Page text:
Strong, Beautiful Barnard

Tom Matlack addresses the relevance of women’s colleges in modern America and concludes that “there is indeed still a place for a women’s college in 2011 America” because

“Barnard had the resources of an Ivy League school but the feeling of a small liberal arts college…there are plenty of men to interact with in sports or social clubs, but…the school had remained all-women on purpose…for the right young woman Barnard would provide a unique education and inspiration that a coed facility could not.”

I think that Barnard is a superb institution and a valuable member of Columbia’s 4-school undergraduate community. The emphasis on social support and looking out for each other seems much stronger than in Columbia College. That and the gender exclusion make Barnard not unlike the Marine Corps in a way, which is why I think the Marines at Columbia tend to “get” Barnard pretty seamlessly. Having the cohesive social unit makes it easier and more wholesome to do something as stressful as complete an Ivy League degree.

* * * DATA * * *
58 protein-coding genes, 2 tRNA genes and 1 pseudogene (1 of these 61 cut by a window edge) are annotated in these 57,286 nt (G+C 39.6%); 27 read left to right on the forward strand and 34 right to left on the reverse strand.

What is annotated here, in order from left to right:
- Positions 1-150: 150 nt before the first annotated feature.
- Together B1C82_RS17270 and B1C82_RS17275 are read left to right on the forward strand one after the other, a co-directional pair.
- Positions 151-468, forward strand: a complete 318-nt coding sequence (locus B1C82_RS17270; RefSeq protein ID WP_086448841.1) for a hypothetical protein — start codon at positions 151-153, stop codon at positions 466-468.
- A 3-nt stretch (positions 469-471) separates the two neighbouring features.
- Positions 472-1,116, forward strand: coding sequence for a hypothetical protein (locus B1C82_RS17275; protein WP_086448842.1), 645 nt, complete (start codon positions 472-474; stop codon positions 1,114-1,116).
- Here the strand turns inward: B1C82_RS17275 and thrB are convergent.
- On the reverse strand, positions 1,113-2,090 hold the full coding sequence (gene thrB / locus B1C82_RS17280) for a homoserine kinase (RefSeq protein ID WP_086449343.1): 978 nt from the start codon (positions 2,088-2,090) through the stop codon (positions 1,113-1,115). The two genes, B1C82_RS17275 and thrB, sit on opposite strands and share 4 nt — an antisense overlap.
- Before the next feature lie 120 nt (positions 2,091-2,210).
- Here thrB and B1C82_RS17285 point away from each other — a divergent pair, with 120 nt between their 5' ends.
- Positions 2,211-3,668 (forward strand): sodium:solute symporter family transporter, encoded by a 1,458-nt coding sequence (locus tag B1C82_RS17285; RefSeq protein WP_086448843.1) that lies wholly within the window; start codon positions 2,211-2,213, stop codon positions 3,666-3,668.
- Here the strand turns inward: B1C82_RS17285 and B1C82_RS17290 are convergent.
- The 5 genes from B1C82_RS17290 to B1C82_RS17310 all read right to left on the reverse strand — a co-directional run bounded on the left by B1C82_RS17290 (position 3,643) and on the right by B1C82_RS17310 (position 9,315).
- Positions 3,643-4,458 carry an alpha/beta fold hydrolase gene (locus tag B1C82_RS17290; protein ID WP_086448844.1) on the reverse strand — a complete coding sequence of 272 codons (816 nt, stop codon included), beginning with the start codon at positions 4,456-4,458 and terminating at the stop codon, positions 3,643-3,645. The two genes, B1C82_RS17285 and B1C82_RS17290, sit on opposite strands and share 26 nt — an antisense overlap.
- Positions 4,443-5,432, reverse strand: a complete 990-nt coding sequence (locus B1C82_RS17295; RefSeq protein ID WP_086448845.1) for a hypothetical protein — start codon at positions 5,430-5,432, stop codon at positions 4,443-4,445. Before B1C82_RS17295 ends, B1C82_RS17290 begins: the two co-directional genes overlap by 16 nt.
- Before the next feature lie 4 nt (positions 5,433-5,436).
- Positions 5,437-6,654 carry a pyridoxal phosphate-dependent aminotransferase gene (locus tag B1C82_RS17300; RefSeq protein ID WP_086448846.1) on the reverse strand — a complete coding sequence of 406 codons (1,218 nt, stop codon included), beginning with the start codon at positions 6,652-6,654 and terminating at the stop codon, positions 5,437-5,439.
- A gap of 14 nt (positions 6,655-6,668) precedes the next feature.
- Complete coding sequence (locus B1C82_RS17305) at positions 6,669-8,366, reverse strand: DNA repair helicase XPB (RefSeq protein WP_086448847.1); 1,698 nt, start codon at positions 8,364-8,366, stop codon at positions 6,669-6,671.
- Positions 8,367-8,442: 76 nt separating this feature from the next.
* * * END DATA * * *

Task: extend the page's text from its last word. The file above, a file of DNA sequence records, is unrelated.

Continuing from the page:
It was also enriching for me as a white male, especially coming out of the all-male Marine Corps infantry, to attend a few Barnard classes as the underdog on female students’ turf. From the outset, I saw the value in taking on that humbling role for a while.

What I think really sets Barnard apart from more cloistered women’s colleges is being networked into Columbia. Barnard girls have a fairly sheltered environment but they are also forced to interact professionally and academically with men. Socially the interaction is more voluntary, since students have the choice to stay within Barnard’s active social community or to make the pilgrimage across Broadway to Rest of Campus, but having the option is critical to holistic development.

One thing the school does need is a more nuanced approach in place of what appears to be its obsession with rape, sexual assault, and gender oppression – there’s a way to address these issues that is empowering, and then there’s a way that’s largely fearmongering and victimizing. I fear that Barnard way too often takes the latter approach.

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